Welcome back to your source for Tudor clothing and accessories with a touch of whimsey and silliness!

Throwback to Episode 32: Bess of Hardwick

Episode 32 of the Renaissance English History Podcast, from October 2015, was on Bess of Hardwick, a great example of a woman who smartly used the cards she drew to create a fortune and become the second wealthiest woman in England, just after the Queen. She is my history-heroine-crush.

bess of hardwick

Here’s the book recommendation: Bess of Hardwick, Empire Builder by Mary S Lovell.  (remember, if you order through that link, I’ll get a percentage from Amazon).
Listen to the podcast here and see the Transcript below:


Other resources:
the page of her biographer, Mary S Lovell
(I have to say, I smelled some sexism in this page.  Also, her biographer Mary S Lovell refutes some of the claims of the time she spent in the tower, and I believe Lovell over this site)

hardwick hall 2

(Remember, if you like this show, there are two main ways you can support it. First (and free!) you can leave a review on iTunes. It really helps new people discover the show. Second, you can support the show financially by becoming a patron on Patreon for as little as $1 episode. Also, you can buy one of my journals, planners, or virtual tours!)

Hello, and welcome to the Renaissance English History Podcast. I’m your host, Heather Teysko.

Before I get started, just a reminder that if you like this podcast, please rate it in whatever service you use to listen to it, whether it’s itunes or Stitcher, or whatever. Also, remember that at​h​ttp://www.englandcast.com​there are continually updated resources like reading lists, listening lists for music, and buttons to donate and links to the Patreon page if you are so inclined to support this podcast, either by giving a one time tip, or by making a regular subscription contribution. Both are appreciated. Also, you can now text me on 801 6TEYSKO or 801 683­9756 to leave feedback, show ideas, nice thoughts, etc.
So, let’s get started.

Elizabeth Talbot, Countess of Shrewsbury is popularly known as Bess of Hardwick, and she’s a woman I’ve become exceptionally fond of. She is an example of someone who created her own luck by taking the opportunities she had and making the most of them through her own smarts and energy.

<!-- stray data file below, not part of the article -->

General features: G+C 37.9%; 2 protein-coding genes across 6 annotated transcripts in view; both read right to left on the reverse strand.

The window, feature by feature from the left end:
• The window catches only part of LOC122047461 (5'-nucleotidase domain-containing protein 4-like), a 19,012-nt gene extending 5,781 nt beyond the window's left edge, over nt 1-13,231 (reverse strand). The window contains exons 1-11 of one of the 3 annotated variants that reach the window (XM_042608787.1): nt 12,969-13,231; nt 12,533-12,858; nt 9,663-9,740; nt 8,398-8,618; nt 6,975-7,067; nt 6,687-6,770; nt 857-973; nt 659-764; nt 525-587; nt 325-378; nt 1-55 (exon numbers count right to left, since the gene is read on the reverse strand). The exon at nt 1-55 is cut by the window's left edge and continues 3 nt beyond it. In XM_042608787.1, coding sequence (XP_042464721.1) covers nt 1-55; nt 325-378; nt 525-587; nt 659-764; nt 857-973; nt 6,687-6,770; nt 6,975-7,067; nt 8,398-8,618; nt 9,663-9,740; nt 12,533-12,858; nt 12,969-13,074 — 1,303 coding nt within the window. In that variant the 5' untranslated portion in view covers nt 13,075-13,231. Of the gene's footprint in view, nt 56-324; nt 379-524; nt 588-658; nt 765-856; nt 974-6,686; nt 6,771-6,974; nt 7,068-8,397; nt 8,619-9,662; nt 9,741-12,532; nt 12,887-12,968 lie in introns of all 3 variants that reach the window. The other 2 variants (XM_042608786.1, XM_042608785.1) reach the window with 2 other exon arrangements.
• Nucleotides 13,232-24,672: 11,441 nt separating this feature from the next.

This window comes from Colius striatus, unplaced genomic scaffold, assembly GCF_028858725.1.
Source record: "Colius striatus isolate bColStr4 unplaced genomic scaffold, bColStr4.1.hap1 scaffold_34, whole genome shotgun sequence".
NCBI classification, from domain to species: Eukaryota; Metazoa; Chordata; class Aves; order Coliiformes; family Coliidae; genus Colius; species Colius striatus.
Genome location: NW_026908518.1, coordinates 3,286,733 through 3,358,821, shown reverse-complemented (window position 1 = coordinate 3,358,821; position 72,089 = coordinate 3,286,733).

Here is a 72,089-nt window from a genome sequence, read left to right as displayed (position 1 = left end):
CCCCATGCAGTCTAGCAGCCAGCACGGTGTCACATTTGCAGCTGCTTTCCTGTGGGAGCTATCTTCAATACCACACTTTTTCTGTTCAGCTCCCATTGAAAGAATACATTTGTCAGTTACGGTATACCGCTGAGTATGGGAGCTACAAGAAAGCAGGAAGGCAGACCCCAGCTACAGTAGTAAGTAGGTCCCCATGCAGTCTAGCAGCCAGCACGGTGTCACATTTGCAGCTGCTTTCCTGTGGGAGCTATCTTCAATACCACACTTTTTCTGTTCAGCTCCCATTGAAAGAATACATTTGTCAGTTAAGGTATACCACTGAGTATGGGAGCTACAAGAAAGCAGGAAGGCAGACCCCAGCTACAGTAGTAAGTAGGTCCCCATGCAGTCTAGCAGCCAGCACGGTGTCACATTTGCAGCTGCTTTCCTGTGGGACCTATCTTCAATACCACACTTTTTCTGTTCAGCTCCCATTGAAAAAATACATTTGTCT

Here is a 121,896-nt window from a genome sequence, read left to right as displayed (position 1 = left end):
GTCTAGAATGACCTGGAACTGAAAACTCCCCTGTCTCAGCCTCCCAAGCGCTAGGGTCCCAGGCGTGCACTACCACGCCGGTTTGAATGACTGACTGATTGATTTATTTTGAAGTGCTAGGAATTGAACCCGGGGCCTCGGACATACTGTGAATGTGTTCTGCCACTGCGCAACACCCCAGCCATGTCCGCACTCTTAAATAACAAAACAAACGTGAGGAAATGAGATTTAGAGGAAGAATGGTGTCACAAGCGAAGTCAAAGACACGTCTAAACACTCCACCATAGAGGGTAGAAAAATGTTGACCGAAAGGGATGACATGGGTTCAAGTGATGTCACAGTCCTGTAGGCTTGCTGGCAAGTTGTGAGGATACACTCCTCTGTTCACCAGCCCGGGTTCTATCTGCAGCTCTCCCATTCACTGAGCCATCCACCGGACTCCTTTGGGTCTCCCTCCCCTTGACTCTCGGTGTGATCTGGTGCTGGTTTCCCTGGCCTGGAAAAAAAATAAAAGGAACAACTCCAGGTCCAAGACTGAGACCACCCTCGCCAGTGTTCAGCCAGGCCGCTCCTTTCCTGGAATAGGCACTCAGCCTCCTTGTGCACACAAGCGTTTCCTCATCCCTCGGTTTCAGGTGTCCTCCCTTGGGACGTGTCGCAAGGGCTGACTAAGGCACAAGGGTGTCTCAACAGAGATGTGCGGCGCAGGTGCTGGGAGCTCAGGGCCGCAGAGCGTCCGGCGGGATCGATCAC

She was born into a family that was landed gentry, not noble, and she rose to become the second wealthiest woman in all of England, second only to Queen Elizabeth herself. She was part of the highest tier of nobility, in regular correspondence with William Cecil, Francis Walsingham, and others.

She is often remembered as a dynasty builder, and often that’s in a negative light, and she is also mostly remembered because her final husband, George Talbot, was Mary Queen of Scots’ jailkeeper for 17 years. Her lasting legacy was her program of building works, including the famous Hardwick Hall.

Elizabeth was born around 1527, and she lived a pretty normal life early on, though she learned some incredibly important lessons about how women needed to take of themselves. Her father, John, who had been a gentleman yeoman, died when she was very young, and her mother was left with children to care for, and a lot of uncertainty around her future and her finances.

Bess watched her mother struggle to make ends meet. John’s son and heir was still under age, and it was common then for underage heirs to be declared a “ward” so someone could buy the wardship and make money off of the lands until he was an adult. This was done with Bess’s family, and as such, her mother was left with very little money to take care of her family.

When she was a young teenager she went to stay in the home of Anne Gainsford, Lady Zouche, and work as a sort of lady in waiting. This was common for young gentlewomen as a sort of finishing school. They would go stay with a household that was perhaps a few rungs higher than they were on the social scale, and they would learn valuable lessons about managing a household, and could possibly even someone to help them rise, perhaps even a husband.

This is what happened to Bess, when she married Robert Barlow when she was still a teenager. He died when she was still very young, after only a year of marriage, but she was entitled to 1/3 of his land that he had inherited, which was called the widow’s dower. His family were reluctant to give it to her, seeing as how she was still young and would marry again, and there were no children, but it was her legal right, and so she fought for it, and won. So she was awarded 1/3 of his estate, which was a decent income for a young woman who was still a teenager.

Her next move would be to the Grey home, which was a fortunate move for her as it brought her into contact with some of the very highest levels of nobility.